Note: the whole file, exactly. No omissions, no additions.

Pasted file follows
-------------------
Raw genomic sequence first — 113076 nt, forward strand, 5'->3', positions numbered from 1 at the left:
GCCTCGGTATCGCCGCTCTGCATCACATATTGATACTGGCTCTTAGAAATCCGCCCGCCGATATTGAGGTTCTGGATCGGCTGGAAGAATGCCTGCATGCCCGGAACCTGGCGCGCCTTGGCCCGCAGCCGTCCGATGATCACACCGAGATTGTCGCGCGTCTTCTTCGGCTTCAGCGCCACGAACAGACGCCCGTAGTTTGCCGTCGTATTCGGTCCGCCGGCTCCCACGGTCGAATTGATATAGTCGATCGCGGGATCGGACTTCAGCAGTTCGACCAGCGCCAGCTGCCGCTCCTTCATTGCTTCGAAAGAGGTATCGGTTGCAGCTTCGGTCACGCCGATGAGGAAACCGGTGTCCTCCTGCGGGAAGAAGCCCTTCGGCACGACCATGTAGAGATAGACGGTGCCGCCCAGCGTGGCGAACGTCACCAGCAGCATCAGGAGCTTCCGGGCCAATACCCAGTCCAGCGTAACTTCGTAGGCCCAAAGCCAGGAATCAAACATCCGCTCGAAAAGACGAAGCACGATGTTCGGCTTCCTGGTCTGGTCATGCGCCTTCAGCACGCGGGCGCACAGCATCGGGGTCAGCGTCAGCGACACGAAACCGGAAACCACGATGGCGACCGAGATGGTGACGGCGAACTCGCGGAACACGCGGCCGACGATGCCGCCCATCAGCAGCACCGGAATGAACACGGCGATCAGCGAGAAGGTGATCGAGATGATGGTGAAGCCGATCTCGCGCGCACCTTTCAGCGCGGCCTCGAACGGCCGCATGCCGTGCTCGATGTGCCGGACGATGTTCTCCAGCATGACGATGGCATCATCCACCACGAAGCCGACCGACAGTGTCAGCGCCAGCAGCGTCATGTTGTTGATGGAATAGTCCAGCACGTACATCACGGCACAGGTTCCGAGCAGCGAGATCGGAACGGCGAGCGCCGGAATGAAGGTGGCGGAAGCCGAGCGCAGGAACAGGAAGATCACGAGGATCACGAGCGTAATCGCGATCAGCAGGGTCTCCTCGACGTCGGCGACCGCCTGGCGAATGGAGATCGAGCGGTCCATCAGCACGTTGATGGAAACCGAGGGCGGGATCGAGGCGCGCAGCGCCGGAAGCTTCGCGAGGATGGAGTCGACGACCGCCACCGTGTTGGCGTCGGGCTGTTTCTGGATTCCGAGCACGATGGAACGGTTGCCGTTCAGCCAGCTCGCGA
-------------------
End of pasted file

Raw genomic sequence first — 113076 nt, forward strand, 5'->3', positions numbered from 1 at the left:
GCCTCGGTATCGCCGCTCTGCATCACATATTGATACTGGCTCTTAGAAATCCGCCCGCCGATATTGAGGTTCTGGATCGGCTGGAAGAATGCCTGCATGCCCGGAACCTGGCGCGCCTTGGCCCGCAGCCGTCCGATGATCACACCGAGATTGTCGCGCGTCTTCTTCGGCTTCAGCGCCACGAACAGACGCCCGTAGTTTGCCGTCGTATTCGGTCCGCCGGCTCCCACGGTCGAATTGATATAGTCGATCGCGGGATCGGACTTCAGCAGTTCGACCAGCGCCAGCTGCCGCTCCTTCATTGCTTCGAAAGAGGTATCGGTTGCAGCTTCGGTCACGCCGATGAGGAAACCGGTGTCCTCCTGCGGGAAGAAGCCCTTCGGCACGACCATGTAGAGATAGACGGTGCCGCCCAGCGTGGCGAACGTCACCAGCAGCATCAGGAGCTTCCGGGCCAATACCCAGTCCAGCGTAACTTCGTAGGCCCAAAGCCAGGAATCAAACATCCGCTCGAAAAGACGAAGCACGATGTTCGGCTTCCTGGTCTGGTCATGCGCCTTCAGCACGCGGGCGCACAGCATCGGGGTCAGCGTCAGCGACACGAAACCGGAAACCACGATGGCGACCGAGATGGTGACGGCGAACTCGCGGAACACGCGGCCGACGATGCCGCCCATCAGCAGCACCGGAATGAACACGGCGATCAGCGAGAAGGTGATCGAGATGATGGTGAAGCCGATCTCGCGCGCACCTTTCAGCGCGGCCTCGAACGGCCGCATGCCGTGCTCGATGTGCCGGACGATGTTCTCCAGCATGACGATGGCATCATCCACCACGAAGCCGACCGACAGTGTCAGCGCCAGCAGCGTCATGTTGTTGATGGAATAGTCCAGCACGTACATCACGGCACAGGTTCCGAGCAGCGAGATCGGAACGGCGAGCGCCGGAATGAAGGTGGCGGAAGCCGAGCGCAGGAACAGGAAGATCACGAGGATCACGAGCGTAATCGCGATCAGCAGGGTCTCCTCGACGTCGGCGACCGCCTGGCGAATGGAGATCGAGCGGTCCATCAGCACGTTGATGGAAACCGAGGGCGGGATCGAGGCGCGCAGCGCCGGAAGCTTCGCGAGGATGGAGTCGACGACCGCCACCGTGTTGGCGTCGGGCTGTTTCTGGATTCCGAGCACGATGGAACGGTTGCCGTTCAGCCAGCTCGCGA